I often hear about companies that want to use a process of “best practices” in their planning work. This may seem like a logical place to start, however, in my mind, the best practice — especially when it comes to developing strategy for an organization — is to not use “best practices” at all.
Consider one now classic example, that of retailing genius Ron Johnson, creator of the Apple store, who was brought in to turn around an ailing JC Penney. At the time, a significant majority of revenues at JCP came from items on sale or through coupons. But Johnson took a page from the best practice in discount retailing at the time: Walmart’s “everyday low pricing” (EDLP). He decided to take JCP in that direction and created a similarly structured “square deal” campaign. It backfired dramatically.
Why? First, Walmart’s EDLP strategy was built upon extensive elements that were deeply embedded in its operating philosophy and corporate culture; a systemic methodology that is not easily adopted. From its approach to shipping and logistics, procurement and product planning, and instore operational elements, Walmart’s EDLP is more than just a pricing scheme — it is an entire operational philosophy.
Also, importantly, consumer perception of JCP had been of a store with generally high prices but generous sales promotions. After the change, perceptions were of a store that still had generally high prices (consumer perceptions change slowly) but now, the sales promotions had vanished.
In short order, same-store sales dropped by 25% and the company valuation dropped even more. In fairness, Johnson did have one “best of” while at JCP: No other retail CEO in history generated such a significant loss in such a short period of time.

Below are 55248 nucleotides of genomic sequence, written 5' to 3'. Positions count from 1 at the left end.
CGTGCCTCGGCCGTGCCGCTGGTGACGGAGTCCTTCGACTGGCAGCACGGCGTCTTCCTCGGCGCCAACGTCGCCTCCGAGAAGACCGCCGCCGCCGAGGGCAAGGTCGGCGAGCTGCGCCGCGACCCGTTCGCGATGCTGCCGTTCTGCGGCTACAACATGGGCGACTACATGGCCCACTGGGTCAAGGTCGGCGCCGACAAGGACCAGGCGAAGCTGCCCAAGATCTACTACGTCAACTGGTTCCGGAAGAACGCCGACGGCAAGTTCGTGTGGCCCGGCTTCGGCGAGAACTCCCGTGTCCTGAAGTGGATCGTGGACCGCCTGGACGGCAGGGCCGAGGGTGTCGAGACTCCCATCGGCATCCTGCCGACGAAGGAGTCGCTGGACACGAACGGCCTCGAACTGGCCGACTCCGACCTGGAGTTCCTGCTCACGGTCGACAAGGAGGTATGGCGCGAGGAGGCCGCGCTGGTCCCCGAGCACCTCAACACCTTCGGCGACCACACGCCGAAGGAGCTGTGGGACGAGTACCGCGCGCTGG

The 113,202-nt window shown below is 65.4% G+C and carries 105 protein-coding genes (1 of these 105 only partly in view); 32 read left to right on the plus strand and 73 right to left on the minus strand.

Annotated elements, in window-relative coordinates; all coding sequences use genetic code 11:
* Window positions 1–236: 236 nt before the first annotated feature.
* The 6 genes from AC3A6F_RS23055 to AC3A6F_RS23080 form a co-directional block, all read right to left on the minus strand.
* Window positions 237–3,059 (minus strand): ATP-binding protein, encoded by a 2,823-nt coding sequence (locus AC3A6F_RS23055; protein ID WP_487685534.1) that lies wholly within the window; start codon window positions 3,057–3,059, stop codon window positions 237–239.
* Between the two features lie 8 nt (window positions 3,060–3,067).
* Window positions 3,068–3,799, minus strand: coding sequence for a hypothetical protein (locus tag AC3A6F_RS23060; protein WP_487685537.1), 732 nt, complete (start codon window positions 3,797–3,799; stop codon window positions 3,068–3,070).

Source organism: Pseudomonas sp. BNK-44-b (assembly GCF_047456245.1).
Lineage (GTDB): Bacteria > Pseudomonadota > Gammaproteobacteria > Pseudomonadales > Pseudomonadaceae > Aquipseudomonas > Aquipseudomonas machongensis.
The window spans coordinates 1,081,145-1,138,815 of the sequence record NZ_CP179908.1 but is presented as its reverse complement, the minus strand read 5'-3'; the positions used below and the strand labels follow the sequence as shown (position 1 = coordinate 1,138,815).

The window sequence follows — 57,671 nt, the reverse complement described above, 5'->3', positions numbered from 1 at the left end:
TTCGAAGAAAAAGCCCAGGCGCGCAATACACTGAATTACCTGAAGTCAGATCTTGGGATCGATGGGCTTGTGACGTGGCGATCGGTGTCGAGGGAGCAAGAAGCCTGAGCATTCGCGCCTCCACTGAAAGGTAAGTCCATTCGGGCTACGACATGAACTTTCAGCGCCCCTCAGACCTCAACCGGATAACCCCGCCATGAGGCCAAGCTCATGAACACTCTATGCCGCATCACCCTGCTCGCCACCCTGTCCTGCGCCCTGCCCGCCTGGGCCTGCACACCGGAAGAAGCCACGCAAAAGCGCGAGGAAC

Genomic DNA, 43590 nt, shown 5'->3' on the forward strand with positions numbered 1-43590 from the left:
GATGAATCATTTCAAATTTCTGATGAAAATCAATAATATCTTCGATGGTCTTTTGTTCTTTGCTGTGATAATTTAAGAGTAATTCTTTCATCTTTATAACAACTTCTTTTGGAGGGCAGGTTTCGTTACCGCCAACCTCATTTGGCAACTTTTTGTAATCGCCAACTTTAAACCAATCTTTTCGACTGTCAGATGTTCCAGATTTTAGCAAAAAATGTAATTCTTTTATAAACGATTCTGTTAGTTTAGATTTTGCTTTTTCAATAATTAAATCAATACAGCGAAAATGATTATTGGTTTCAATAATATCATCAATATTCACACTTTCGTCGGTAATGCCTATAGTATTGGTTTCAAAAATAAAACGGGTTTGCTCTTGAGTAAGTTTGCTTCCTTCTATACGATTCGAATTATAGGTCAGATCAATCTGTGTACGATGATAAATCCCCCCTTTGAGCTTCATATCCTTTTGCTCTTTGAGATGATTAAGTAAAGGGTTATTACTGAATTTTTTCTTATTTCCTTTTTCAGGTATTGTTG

Even within manufacturing or operational settings, where one might assume that efficiency is critically important and that following the lead of others makes perfect sense, it’s easy to miss the important role played by cultural elements.
For example, back in the 1950’s, Toyota famously encouraged its workers to shut down the production line any time anyone noticed a defect, thereby ensuring that quality remained paramount. Their approach and steps to follow up were embedded in the operating culture; workers felt completely safe to stop the line for any problem, no matter how small.
But if what really matters in your organization is productivity above all else, and shutting down the line for anything less than a major problem is met with a negative response from top management, workers will be reluctant to act and the approach will not be successful. Failure to understand the culture and processes behind Toyota’s “Jidoka” concept have kept many others from successfully using it. Ironically, this process has made Toyota more productive than its competitors.
There are no safe shortcuts for developing strategy.
Emulating the practices of another organization — even one considered to be best in class — is fraught with challenges, as there are often elements behind the scenes, both functional and cultural, that are hard to observe from the outside, but that are critical to the effective execution of a given approach.
Yes, there is value to studying what others do as part of your planning process. But that is useful as context, not as a blueprint for guiding your own future plans.
Strategy is fundamentally about having a point (or points) of differentiation — something special or unique that helps you stand out from others in your field.You won’t find that in the shadow of another organization.